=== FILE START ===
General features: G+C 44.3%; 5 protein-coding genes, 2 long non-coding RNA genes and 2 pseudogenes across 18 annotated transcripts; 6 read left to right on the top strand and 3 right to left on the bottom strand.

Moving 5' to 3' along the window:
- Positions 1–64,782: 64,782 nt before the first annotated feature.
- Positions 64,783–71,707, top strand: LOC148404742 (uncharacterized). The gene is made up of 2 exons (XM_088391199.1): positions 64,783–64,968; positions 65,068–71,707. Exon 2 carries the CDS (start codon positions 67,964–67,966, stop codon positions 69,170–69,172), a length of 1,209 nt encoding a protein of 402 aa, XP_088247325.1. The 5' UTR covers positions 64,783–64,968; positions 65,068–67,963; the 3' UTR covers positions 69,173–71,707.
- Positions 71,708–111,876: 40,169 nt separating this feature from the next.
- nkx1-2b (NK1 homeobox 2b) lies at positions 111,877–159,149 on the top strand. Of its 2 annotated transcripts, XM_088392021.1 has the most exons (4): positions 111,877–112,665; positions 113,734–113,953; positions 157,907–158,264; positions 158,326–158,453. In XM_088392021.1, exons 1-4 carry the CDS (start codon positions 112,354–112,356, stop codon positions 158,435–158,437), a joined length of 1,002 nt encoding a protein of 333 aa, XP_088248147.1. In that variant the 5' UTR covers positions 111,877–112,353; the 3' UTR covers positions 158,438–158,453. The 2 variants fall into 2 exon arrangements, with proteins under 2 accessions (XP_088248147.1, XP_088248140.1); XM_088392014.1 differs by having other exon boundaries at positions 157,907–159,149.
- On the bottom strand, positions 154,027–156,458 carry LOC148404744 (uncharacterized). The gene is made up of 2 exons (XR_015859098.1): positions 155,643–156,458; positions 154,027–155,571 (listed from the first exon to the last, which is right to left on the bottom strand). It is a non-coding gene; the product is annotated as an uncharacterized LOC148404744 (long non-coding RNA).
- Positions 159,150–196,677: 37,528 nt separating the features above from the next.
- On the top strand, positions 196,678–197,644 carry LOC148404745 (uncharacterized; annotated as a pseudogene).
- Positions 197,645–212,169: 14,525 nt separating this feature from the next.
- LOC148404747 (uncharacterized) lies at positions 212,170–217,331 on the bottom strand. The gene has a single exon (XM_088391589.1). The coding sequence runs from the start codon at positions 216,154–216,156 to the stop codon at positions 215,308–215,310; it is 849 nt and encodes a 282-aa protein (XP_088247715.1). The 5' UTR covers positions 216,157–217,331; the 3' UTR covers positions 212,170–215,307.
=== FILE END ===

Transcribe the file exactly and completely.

General features: G+C 44.3%; 5 protein-coding genes, 2 long non-coding RNA genes and 2 pseudogenes across 18 annotated transcripts; 6 read left to right on the top strand and 3 right to left on the bottom strand.

Moving 5' to 3' along the window:
- Positions 1–64,782: 64,782 nt before the first annotated feature.
- Positions 64,783–71,707, top strand: LOC148404742 (uncharacterized). The gene is made up of 2 exons (XM_088391199.1): positions 64,783–64,968; positions 65,068–71,707. Exon 2 carries the CDS (start codon positions 67,964–67,966, stop codon positions 69,170–69,172), a length of 1,209 nt encoding a protein of 402 aa, XP_088247325.1. The 5' UTR covers positions 64,783–64,968; positions 65,068–67,963; the 3' UTR covers positions 69,173–71,707.
- Positions 71,708–111,876: 40,169 nt separating this feature from the next.
- nkx1-2b (NK1 homeobox 2b) lies at positions 111,877–159,149 on the top strand. Of its 2 annotated transcripts, XM_088392021.1 has the most exons (4): positions 111,877–112,665; positions 113,734–113,953; positions 157,907–158,264; positions 158,326–158,453. In XM_088392021.1, exons 1-4 carry the CDS (start codon positions 112,354–112,356, stop codon positions 158,435–158,437), a joined length of 1,002 nt encoding a protein of 333 aa, XP_088248147.1. In that variant the 5' UTR covers positions 111,877–112,353; the 3' UTR covers positions 158,438–158,453. The 2 variants fall into 2 exon arrangements, with proteins under 2 accessions (XP_088248147.1, XP_088248140.1); XM_088392014.1 differs by having other exon boundaries at positions 157,907–159,149.
- On the bottom strand, positions 154,027–156,458 carry LOC148404744 (uncharacterized). The gene is made up of 2 exons (XR_015859098.1): positions 155,643–156,458; positions 154,027–155,571 (listed from the first exon to the last, which is right to left on the bottom strand). It is a non-coding gene; the product is annotated as an uncharacterized LOC148404744 (long non-coding RNA).
- Positions 159,150–196,677: 37,528 nt separating the features above from the next.
- On the top strand, positions 196,678–197,644 carry LOC148404745 (uncharacterized; annotated as a pseudogene).
- Positions 197,645–212,169: 14,525 nt separating this feature from the next.
- LOC148404747 (uncharacterized) lies at positions 212,170–217,331 on the bottom strand. The gene has a single exon (XM_088391589.1). The coding sequence runs from the start codon at positions 216,154–216,156 to the stop codon at positions 215,308–215,310; it is 849 nt and encodes a 282-aa protein (XP_088247715.1). The 5' UTR covers positions 216,157–217,331; the 3' UTR covers positions 212,170–215,307.